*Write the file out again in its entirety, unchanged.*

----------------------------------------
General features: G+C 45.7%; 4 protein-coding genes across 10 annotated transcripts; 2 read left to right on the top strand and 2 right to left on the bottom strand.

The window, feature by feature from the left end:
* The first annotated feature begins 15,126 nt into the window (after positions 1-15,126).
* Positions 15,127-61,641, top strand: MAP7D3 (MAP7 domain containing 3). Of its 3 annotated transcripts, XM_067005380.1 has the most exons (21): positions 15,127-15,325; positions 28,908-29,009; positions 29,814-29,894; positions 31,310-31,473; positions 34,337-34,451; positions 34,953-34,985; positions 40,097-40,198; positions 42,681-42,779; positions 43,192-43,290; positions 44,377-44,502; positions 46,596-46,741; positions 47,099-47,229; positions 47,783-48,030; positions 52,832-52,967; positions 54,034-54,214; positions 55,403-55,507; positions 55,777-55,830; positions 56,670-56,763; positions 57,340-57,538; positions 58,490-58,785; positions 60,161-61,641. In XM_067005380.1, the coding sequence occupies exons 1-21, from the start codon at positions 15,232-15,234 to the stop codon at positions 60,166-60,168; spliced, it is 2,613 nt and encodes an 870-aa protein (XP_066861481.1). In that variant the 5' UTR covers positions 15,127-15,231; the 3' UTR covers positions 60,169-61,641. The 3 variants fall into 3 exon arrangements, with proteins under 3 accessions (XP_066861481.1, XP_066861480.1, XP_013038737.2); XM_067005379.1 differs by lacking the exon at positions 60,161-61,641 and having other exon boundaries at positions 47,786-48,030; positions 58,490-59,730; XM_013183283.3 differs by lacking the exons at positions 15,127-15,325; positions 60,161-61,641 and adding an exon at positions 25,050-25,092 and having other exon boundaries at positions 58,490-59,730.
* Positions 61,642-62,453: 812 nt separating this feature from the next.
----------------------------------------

General features: G+C 45.7%; 4 protein-coding genes across 10 annotated transcripts; 2 read left to right on the top strand and 2 right to left on the bottom strand.

The window, feature by feature from the left end:
* The first annotated feature begins 15,126 nt into the window (after positions 1-15,126).
* Positions 15,127-61,641, top strand: MAP7D3 (MAP7 domain containing 3). Of its 3 annotated transcripts, XM_067005380.1 has the most exons (21): positions 15,127-15,325; positions 28,908-29,009; positions 29,814-29,894; positions 31,310-31,473; positions 34,337-34,451; positions 34,953-34,985; positions 40,097-40,198; positions 42,681-42,779; positions 43,192-43,290; positions 44,377-44,502; positions 46,596-46,741; positions 47,099-47,229; positions 47,783-48,030; positions 52,832-52,967; positions 54,034-54,214; positions 55,403-55,507; positions 55,777-55,830; positions 56,670-56,763; positions 57,340-57,538; positions 58,490-58,785; positions 60,161-61,641. In XM_067005380.1, the coding sequence occupies exons 1-21, from the start codon at positions 15,232-15,234 to the stop codon at positions 60,166-60,168; spliced, it is 2,613 nt and encodes an 870-aa protein (XP_066861481.1). In that variant the 5' UTR covers positions 15,127-15,231; the 3' UTR covers positions 60,169-61,641. The 3 variants fall into 3 exon arrangements, with proteins under 3 accessions (XP_066861481.1, XP_066861480.1, XP_013038737.2); XM_067005379.1 differs by lacking the exon at positions 60,161-61,641 and having other exon boundaries at positions 47,786-48,030; positions 58,490-59,730; XM_013183283.3 differs by lacking the exons at positions 15,127-15,325; positions 60,161-61,641 and adding an exon at positions 25,050-25,092 and having other exon boundaries at positions 58,490-59,730.
* Positions 61,642-62,453: 812 nt separating this feature from the next.